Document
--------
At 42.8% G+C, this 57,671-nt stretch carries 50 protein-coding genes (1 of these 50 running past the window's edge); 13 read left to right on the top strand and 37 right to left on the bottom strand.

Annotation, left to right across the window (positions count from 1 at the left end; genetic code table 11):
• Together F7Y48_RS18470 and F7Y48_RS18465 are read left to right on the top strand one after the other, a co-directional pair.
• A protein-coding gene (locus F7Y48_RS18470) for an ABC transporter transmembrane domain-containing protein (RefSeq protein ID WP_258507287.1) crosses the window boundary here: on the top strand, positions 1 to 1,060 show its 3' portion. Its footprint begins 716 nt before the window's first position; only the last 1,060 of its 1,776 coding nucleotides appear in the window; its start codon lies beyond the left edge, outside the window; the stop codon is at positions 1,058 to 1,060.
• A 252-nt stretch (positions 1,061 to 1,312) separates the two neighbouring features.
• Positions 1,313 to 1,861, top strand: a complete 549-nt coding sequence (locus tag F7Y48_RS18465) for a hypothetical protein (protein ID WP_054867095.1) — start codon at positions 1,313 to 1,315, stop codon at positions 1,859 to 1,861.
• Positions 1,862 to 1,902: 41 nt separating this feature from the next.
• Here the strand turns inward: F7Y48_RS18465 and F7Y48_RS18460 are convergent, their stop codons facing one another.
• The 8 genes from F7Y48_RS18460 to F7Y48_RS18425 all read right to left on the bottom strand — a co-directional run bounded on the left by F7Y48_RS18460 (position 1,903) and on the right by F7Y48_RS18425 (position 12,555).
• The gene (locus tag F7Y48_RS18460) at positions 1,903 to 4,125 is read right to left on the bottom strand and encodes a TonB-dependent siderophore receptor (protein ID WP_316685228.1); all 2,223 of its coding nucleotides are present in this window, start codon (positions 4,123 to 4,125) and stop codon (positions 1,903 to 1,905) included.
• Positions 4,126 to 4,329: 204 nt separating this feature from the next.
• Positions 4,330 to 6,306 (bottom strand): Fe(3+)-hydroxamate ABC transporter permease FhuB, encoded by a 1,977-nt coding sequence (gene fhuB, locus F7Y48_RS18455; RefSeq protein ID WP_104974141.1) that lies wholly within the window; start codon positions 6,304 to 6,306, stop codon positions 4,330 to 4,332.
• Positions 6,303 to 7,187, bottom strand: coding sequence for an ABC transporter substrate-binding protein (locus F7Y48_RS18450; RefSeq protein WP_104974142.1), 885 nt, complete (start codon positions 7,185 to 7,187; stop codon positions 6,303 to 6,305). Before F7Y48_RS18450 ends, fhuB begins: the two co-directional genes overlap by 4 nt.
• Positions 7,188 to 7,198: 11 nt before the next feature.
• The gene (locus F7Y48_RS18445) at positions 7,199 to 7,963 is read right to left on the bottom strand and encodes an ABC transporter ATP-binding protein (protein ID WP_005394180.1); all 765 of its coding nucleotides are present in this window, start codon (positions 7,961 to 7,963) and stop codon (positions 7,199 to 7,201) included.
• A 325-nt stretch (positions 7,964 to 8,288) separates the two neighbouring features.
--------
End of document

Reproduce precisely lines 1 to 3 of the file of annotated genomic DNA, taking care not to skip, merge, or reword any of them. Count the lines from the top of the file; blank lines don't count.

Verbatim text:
At 42.8% G+C, this 57,671-nt stretch carries 50 protein-coding genes (1 of these 50 running past the window's edge); 13 read left to right on the top strand and 37 right to left on the bottom strand.

Annotation, left to right across the window (positions count from 1 at the left end; genetic code table 11):
• Together F7Y48_RS18470 and F7Y48_RS18465 are read left to right on the top strand one after the other, a co-directional pair.